During our visit to Coop’s Digital Headquarters in Albertslund, Denmark, Anders Mittag, Senior Vice President, Membership & Loyalty, Digital Channels & Digital Media, professed that:

Coop’s digital journey has been an exciting challenge where we successfully found a way to respond to our customers’ changing needs, enhance their shopping experience and build closer relationships. As an organisation, we have evolved and constantly strive to strengthen our relationships with both Coop members and wider communities as we now have advanced digital capabilities. The Coop app gives us the ability to drive traffic to our stores, strengthen our relationships with both customers and suppliers and continuously try to be relevant to a wide range of customer segments.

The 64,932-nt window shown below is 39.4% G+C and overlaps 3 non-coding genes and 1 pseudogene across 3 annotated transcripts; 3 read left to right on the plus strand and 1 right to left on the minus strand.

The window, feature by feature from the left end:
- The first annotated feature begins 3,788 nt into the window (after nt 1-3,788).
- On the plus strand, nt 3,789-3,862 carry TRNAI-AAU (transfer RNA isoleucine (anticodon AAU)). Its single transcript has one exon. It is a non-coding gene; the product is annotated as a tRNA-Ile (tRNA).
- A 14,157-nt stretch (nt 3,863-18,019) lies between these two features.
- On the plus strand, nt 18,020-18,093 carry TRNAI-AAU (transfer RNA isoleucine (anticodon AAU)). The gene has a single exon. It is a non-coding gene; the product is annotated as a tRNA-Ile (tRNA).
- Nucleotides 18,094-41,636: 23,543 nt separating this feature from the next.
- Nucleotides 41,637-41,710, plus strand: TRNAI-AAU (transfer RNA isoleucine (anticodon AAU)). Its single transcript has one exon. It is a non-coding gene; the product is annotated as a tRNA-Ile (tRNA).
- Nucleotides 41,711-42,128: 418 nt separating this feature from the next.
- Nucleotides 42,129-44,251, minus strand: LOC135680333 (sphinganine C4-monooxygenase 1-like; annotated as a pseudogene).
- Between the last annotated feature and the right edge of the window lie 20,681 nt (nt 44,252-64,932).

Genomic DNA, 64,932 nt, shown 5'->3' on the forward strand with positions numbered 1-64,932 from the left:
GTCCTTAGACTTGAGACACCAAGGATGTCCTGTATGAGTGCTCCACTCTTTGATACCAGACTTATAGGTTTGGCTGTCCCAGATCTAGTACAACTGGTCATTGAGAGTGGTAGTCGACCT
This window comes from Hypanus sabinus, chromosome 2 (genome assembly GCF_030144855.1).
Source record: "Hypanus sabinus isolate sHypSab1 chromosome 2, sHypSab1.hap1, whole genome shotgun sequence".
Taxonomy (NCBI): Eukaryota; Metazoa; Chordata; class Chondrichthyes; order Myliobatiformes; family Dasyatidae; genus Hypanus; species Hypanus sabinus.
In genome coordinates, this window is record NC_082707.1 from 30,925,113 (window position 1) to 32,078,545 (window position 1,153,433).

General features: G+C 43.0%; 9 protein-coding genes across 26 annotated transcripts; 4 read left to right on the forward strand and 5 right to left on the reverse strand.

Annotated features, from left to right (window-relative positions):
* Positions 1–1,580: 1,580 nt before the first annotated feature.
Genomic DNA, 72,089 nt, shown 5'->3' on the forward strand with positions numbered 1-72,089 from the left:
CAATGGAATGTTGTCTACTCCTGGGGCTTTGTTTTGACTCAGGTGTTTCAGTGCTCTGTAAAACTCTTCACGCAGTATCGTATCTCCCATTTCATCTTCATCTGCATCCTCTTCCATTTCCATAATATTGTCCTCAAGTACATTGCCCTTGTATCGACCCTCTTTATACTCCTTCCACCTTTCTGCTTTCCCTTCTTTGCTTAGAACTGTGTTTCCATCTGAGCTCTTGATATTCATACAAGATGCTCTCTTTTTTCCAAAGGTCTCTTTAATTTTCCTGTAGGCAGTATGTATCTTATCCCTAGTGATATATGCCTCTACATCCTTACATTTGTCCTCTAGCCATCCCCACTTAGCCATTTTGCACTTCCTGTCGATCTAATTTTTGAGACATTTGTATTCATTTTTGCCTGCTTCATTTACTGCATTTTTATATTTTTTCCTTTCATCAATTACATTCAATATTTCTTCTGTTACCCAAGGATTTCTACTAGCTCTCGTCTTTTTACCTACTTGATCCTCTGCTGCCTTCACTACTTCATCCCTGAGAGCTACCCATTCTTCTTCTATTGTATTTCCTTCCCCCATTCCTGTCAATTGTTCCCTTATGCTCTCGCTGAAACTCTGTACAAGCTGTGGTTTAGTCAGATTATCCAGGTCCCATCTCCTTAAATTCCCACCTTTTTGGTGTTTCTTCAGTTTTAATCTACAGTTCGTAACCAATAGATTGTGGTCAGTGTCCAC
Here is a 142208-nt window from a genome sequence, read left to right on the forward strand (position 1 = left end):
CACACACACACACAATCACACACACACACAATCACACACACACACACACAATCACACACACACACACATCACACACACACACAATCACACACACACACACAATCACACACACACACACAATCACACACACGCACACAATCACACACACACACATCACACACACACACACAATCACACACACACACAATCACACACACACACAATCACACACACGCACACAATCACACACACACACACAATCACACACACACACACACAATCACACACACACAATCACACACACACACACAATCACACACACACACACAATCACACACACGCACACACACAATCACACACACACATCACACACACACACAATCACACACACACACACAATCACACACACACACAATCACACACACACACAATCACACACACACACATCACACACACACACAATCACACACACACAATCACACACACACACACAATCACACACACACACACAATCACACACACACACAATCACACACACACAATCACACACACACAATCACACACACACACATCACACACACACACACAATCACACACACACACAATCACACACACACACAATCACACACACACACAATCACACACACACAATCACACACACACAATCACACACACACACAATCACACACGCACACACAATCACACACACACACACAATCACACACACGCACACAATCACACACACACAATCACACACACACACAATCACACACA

For Coop, the launch of their mobile app has acted as a catalyst for an organisation-driven relationship, adding new value to current customers and enthusing others, who may be customers of competitors, to switch to this digital platform. Coop has been able to significantly drive digital relationships with customers by continuously enhancing the necessary digital infrastructure and competences, growing the digital team and focussing intensely on new digital value creation. The enhanced digital competences and data analytics have enabled Coop to expand its membership, strengthen relationships with suppliers, build geographically relevant product portfolios and facilitate the provision of cross-brand portfolio shopping. Coop’s digital infrastructure is now uniquely positioned to provide, not only, horizontal movement across its brand portfolio, but also oxygenate vertical movement, facilitating purchases from value to luxury items. Such consumption flexibility opposes assumptions that consumers remain within a stagnant shopping profile.